As it struggles to readjust the ill-fitting 1998 merger that created it, New York's Mount Sinai NYU Health got hit with another stress test on the threads holding it together: a slip in its credit rating on $680 million of debt.
For the second time since 1998, Standard & Poor's downgraded the four-hospital system late last month, this time to BBB- from BBB, triggering a potentially costly clause in its bond documents that requires the obligated group of three hospitals to refinance $180 million of variable rate bonds (Jan. 21, p. 22). The outlook changed to stable from negative.
In a domino effect, S&P's rating slip triggered a watch list action by Moody's Investors Service. Moody's rates the bonds Baa2 with a negative outlook. The rating actions brought to light just how much the merger has unraveled in recent months as 734-bed NYU Hospitals Center and 1,008-bed Mount Sinai Medical Center retreated to their respective campuses to realign with their medical schools (May 21, 2001, p. 24). As part of the rationale behind the downgrade, S&P observed that the decentralized system is no longer negotiating managed-care contracts as one-a major incentive behind many of the hospital mergers that defined the 1990s.
The decision to negotiate as two separate organizations was motivated by "conservatism" and was on the advice of both internal and outside counsel, said Barry Freedman, president of Mount Sinai, during a conference call last week with Theresa Bischoff, president of NYU Hospitals Center.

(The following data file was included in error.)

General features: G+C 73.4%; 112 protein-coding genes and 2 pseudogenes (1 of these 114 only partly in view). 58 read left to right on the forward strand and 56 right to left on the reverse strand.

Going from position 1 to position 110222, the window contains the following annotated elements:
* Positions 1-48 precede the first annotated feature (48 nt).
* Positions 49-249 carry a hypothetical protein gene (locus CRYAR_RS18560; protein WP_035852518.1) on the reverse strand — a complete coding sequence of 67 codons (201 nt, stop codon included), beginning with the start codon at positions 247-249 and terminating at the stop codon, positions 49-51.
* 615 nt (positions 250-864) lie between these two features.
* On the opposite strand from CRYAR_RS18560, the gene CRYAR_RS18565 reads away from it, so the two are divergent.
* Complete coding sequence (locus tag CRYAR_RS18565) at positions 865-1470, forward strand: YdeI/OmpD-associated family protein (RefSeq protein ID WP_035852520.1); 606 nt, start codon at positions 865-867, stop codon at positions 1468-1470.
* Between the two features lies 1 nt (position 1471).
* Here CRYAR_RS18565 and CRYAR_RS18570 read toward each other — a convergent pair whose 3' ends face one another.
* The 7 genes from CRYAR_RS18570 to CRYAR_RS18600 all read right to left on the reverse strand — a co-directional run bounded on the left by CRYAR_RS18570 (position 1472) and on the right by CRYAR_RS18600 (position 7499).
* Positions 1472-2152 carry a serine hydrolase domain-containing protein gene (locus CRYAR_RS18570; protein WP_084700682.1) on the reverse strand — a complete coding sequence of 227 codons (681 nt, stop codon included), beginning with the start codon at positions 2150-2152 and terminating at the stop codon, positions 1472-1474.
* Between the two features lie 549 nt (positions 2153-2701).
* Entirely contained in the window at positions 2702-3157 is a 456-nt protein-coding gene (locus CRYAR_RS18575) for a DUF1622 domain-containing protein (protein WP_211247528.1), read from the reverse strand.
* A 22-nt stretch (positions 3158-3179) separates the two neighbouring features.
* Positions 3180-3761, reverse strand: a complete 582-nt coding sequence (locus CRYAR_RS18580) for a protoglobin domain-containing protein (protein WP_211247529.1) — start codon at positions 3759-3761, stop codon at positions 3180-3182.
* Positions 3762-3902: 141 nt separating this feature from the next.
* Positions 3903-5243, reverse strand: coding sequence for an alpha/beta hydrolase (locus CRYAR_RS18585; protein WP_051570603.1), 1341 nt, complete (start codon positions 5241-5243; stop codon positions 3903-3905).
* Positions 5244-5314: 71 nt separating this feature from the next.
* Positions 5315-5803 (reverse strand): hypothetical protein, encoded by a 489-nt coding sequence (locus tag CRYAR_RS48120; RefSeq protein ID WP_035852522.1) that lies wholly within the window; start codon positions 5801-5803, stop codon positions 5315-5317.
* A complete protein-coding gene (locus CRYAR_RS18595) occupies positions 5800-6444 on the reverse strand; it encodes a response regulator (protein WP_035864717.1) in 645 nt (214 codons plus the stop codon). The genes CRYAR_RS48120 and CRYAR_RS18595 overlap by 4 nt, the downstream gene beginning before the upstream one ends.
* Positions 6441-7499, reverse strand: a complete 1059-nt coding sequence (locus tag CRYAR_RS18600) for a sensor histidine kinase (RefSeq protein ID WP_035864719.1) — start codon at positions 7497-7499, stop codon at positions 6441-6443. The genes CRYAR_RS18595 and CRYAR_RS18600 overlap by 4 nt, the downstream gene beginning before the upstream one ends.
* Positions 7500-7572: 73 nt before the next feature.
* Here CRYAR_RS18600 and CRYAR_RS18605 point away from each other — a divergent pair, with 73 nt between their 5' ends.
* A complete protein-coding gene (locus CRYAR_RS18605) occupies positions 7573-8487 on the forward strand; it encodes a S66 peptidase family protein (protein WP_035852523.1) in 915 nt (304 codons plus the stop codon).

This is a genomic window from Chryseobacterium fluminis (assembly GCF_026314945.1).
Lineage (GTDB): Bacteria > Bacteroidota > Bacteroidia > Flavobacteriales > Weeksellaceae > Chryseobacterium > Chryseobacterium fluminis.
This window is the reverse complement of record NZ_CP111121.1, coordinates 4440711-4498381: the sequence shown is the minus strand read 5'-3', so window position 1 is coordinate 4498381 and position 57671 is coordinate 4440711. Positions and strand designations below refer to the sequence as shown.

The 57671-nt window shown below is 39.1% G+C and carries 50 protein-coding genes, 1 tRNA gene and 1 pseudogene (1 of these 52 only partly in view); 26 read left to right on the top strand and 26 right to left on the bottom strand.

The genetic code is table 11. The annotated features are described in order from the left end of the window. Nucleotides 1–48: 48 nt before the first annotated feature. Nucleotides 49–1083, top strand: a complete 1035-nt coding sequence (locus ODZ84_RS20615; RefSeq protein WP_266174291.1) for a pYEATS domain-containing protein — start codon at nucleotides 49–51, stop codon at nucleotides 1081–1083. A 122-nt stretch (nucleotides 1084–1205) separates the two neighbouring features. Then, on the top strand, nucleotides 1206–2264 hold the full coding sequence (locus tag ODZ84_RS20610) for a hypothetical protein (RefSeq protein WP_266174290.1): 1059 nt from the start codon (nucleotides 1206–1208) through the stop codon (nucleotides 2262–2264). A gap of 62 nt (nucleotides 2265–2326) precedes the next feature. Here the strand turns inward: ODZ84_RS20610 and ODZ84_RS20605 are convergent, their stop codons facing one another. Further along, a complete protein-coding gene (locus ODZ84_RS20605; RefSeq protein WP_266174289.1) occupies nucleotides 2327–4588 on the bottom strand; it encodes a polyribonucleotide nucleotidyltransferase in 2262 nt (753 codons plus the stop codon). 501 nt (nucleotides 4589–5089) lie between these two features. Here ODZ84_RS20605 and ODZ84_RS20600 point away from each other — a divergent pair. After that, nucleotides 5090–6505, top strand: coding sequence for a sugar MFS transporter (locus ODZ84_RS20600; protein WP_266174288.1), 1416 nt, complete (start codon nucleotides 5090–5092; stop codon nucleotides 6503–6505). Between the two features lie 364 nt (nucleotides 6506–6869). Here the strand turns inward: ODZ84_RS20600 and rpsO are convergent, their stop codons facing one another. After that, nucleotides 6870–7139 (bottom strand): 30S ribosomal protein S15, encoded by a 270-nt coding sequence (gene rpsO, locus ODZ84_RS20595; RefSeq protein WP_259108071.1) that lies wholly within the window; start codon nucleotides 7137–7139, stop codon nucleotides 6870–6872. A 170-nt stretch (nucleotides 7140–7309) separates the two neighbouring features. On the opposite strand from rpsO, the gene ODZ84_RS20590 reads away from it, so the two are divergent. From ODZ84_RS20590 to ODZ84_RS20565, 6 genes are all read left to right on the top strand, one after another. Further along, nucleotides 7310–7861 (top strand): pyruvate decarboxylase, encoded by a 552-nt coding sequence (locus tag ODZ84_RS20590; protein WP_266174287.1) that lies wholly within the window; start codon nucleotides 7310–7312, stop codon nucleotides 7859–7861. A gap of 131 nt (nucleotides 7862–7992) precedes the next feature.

"With some of the restructuring we've done...and mindful of the landscape in terms of court rulings and regulatory views toward antitrust, we wanted to be conservative and not take the risk," Freedman said.
Although its overall balance sheet remains strong, the dismal operating performance at Mount Sinai, which lost $69 million on $918 million in operating revenue in 2001, has in large part dragged down NYU. The events of Sept. 11 exacerbated the situation with a $25 million collective loss for the system.
But officials at the two flagship hospitals insisted they are in it for the long haul. They still jointly engage in many activities, including information technology, patient accounts, purchasing and audit compliance, Freedman said.
"We consider ourselves part of a family of hospitals under a holding company model," Bischoff said.
From 1998 to 2001 the merger saved $30 million annually, Freedman said. The savings will still hover between $20 million and $30 million yearly under the current scenario, Bischoff said.
Meanwhile, the system is in discussions with an unnamed financial institution with a better credit rating that might be willing to underwrite the debt refinancing to eliminate additional debt expense, Bischoff said.